William Harvey’s classic work became the foundation for all modern research on the heart and cardiovascular medicine. It has been said that Harvey’s proof “of the continuous circulation of the blood within a contained system was the seventeenth century’s most significant achievement in physiology and medicine.” Further, his work is considered to be one of the most important contributions in the history of medicine. Without the understanding of the circulatory system made possible by Harvey’s pioneering work, the medical miracles that we think are commonplace would be impossible.


The Types of Circulatory Systems


Circulation of the blood serves to move blood to a site or sites where it can be oxygenated, and where wastes can be disposed. Circulation then serves to bring newly oxygenated blood to the tissues of the body. As oxygen and other chemicals diffuse out of the blood cells and into the fluid surrounding the cells of the body’s tissues, waste produces diffuse into the blood cells to be carried away. Blood circulates through organs such as the liver and kidneys where wastes are removed, and back to the lungs for a fresh dose of oxygen. And then the process repeats itself. This process of circulation is necessary for continued life of the cells, tissues and even of the whole organisms. Before we talk about the heart, we should give a brief background of the two broad types of circulation found in animals. We will also discuss the progressive complexity of the heart as one moves up the evolutionary ladder.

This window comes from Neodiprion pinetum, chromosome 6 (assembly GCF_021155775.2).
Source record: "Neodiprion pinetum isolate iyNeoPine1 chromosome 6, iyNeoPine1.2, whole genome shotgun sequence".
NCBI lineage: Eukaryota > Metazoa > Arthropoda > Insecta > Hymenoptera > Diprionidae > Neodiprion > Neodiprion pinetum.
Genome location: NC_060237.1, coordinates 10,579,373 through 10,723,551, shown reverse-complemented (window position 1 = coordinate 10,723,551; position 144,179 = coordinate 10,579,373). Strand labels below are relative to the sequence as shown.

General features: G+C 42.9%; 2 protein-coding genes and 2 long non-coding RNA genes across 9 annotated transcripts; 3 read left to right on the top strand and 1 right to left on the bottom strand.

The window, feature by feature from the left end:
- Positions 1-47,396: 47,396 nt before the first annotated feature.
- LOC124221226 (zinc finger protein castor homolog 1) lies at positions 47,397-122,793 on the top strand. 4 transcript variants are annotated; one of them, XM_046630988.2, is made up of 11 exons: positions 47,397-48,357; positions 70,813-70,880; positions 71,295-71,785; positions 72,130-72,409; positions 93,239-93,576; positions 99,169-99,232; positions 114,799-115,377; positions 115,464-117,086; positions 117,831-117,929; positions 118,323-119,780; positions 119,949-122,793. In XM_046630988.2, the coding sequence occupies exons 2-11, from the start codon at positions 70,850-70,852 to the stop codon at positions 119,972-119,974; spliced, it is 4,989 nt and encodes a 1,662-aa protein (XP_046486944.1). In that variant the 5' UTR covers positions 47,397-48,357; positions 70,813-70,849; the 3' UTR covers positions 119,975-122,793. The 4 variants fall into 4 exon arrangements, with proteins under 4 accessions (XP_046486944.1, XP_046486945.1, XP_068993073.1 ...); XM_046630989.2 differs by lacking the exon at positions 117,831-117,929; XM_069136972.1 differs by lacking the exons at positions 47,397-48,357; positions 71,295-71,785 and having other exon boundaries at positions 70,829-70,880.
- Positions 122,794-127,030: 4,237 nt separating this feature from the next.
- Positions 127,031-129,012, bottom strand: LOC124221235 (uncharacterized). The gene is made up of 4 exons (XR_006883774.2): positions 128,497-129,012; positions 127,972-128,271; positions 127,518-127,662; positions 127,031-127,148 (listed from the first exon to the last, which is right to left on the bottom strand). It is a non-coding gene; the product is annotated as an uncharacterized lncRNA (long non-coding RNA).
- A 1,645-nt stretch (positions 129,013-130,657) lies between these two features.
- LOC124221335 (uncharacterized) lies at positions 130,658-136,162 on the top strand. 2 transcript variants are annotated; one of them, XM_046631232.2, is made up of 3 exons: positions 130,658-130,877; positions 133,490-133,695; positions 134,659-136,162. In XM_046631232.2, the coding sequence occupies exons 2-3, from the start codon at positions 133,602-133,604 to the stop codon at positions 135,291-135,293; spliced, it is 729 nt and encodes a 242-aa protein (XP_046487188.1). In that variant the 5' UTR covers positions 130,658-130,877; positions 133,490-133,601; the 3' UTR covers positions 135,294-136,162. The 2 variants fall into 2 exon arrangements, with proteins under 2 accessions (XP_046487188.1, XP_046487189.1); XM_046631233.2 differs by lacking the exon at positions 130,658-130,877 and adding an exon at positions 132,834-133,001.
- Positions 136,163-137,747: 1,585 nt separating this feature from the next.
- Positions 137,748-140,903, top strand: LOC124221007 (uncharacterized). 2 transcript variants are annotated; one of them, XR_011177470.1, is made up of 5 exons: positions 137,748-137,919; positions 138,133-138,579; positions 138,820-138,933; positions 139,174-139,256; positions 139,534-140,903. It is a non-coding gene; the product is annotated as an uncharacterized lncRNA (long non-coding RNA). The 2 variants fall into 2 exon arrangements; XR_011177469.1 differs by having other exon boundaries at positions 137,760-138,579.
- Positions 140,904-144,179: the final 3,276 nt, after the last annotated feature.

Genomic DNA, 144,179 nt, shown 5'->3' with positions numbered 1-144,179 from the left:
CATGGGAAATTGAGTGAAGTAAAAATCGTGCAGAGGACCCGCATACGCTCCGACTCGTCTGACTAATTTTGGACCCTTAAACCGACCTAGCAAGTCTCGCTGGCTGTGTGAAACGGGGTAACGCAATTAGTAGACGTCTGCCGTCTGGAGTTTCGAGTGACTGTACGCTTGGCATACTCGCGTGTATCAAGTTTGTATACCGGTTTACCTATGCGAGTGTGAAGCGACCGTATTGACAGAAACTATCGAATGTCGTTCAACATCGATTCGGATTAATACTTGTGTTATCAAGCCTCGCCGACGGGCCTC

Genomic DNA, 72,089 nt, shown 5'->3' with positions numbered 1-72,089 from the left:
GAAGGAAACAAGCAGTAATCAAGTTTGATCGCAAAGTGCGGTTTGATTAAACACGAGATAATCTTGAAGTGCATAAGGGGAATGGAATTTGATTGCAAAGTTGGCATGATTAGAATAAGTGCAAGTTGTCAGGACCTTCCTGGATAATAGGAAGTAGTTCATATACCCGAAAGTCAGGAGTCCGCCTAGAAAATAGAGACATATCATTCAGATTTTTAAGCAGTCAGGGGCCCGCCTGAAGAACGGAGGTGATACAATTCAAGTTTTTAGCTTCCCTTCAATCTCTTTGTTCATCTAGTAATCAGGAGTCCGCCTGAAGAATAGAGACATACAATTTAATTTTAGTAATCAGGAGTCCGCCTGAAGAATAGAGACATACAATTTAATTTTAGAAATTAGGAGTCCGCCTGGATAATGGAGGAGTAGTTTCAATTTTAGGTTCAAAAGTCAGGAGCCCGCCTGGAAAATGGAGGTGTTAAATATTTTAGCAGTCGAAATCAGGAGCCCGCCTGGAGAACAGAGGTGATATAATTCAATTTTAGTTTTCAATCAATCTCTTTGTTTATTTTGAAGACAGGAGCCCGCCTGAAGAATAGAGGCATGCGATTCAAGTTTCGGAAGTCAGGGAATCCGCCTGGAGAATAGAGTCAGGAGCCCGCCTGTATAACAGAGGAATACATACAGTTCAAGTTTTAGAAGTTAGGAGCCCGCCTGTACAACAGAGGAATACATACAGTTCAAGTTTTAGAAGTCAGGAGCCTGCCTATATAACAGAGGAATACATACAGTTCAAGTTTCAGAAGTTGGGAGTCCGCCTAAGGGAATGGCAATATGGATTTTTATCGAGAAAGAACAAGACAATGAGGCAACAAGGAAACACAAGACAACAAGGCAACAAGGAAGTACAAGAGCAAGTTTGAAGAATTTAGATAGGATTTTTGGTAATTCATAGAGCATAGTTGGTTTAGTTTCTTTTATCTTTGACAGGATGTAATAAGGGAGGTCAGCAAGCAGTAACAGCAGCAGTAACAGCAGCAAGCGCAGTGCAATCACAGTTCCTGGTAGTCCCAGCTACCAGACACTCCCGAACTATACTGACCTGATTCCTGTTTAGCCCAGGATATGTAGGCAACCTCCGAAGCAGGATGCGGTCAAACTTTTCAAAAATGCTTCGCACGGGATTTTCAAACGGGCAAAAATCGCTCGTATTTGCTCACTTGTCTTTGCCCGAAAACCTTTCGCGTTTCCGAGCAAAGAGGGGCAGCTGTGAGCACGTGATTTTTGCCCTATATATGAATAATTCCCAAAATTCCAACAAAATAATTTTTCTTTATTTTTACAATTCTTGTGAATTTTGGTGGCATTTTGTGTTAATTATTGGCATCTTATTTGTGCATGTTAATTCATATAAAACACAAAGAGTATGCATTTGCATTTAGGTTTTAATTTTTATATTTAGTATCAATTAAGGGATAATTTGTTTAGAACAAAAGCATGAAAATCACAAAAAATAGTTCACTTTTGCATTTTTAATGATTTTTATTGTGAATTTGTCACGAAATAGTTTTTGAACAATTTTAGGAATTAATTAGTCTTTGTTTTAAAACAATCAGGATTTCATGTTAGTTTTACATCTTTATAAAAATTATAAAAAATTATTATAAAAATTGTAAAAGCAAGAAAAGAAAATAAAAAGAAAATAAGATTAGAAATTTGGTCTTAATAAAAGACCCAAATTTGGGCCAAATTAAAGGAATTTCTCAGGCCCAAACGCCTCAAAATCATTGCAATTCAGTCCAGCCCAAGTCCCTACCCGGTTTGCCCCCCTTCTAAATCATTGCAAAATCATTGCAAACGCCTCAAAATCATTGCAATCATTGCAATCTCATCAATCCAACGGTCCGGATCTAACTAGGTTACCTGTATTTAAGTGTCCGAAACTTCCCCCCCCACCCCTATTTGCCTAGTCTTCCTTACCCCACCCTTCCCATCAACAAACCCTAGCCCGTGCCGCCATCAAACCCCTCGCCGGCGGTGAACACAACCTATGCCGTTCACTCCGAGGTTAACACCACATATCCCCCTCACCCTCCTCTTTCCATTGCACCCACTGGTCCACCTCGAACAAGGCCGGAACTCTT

Many invertebrates do not have a circulatory system at all. Their cells are close enough to their environment for oxygen, other gases, nutrients, and waste products to simply diffuse out of and into their cells. In animals with multiple layers of cells, especially land animals, this will not work, as their cells are too far from the external environment for simple osmosis and diffusion to function quickly enough in exchanging cellular wastes and needed material with the environment.